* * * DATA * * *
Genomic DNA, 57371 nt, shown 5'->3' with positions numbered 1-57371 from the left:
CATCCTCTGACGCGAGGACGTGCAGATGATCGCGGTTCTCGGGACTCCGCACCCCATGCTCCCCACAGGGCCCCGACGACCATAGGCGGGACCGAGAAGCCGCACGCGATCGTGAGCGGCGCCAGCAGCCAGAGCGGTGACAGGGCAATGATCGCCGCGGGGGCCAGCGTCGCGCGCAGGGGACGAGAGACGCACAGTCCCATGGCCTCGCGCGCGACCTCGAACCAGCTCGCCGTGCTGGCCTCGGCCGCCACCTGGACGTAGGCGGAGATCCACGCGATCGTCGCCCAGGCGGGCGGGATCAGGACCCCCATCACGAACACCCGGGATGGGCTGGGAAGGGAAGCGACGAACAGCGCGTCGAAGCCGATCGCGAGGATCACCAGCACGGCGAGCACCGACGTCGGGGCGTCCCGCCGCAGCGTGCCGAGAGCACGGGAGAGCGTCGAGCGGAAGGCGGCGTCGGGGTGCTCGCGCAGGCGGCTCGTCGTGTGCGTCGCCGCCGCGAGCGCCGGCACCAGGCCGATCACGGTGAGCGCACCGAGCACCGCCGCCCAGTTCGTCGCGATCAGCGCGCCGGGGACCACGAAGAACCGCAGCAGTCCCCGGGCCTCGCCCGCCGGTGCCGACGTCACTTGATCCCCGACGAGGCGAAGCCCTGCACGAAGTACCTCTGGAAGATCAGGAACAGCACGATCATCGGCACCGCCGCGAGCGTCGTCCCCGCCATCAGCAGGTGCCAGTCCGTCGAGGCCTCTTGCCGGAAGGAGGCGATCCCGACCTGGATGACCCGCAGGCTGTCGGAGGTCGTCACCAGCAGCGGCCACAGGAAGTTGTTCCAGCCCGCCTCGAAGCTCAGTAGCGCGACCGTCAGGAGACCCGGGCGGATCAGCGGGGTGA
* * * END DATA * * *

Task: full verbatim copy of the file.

Genomic DNA, 57371 nt, shown 5'->3' with positions numbered 1-57371 from the left:
CATCCTCTGACGCGAGGACGTGCAGATGATCGCGGTTCTCGGGACTCCGCACCCCATGCTCCCCACAGGGCCCCGACGACCATAGGCGGGACCGAGAAGCCGCACGCGATCGTGAGCGGCGCCAGCAGCCAGAGCGGTGACAGGGCAATGATCGCCGCGGGGGCCAGCGTCGCGCGCAGGGGACGAGAGACGCACAGTCCCATGGCCTCGCGCGCGACCTCGAACCAGCTCGCCGTGCTGGCCTCGGCCGCCACCTGGACGTAGGCGGAGATCCACGCGATCGTCGCCCAGGCGGGCGGGATCAGGACCCCCATCACGAACACCCGGGATGGGCTGGGAAGGGAAGCGACGAACAGCGCGTCGAAGCCGATCGCGAGGATCACCAGCACGGCGAGCACCGACGTCGGGGCGTCCCGCCGCAGCGTGCCGAGAGCACGGGAGAGCGTCGAGCGGAAGGCGGCGTCGGGGTGCTCGCGCAGGCGGCTCGTCGTGTGCGTCGCCGCCGCGAGCGCCGGCACCAGGCCGATCACGGTGAGCGCACCGAGCACCGCCGCCCAGTTCGTCGCGATCAGCGCGCCGGGGACCACGAAGAACCGCAGCAGTCCCCGGGCCTCGCCCGCCGGTGCCGACGTCACTTGATCCCCGACGAGGCGAAGCCCTGCACGAAGTACCTCTGGAAGATCAGGAACAGCACGATCATCGGCACCGCCGCGAGCGTCGTCCCCGCCATCAGCAGGTGCCAGTCCGTCGAGGCCTCTTGCCGGAAGGAGGCGATCCCGACCTGGATGACCCGCAGGCTGTCGGAGGTCGTCACCAGCAGCGGCCACAGGAAGTTGTTCCAGCCCGCCTCGAAGCTCAGTAGCGCGACCGTCAGGAGACCCGGGCGGATCAGCGGGGTGA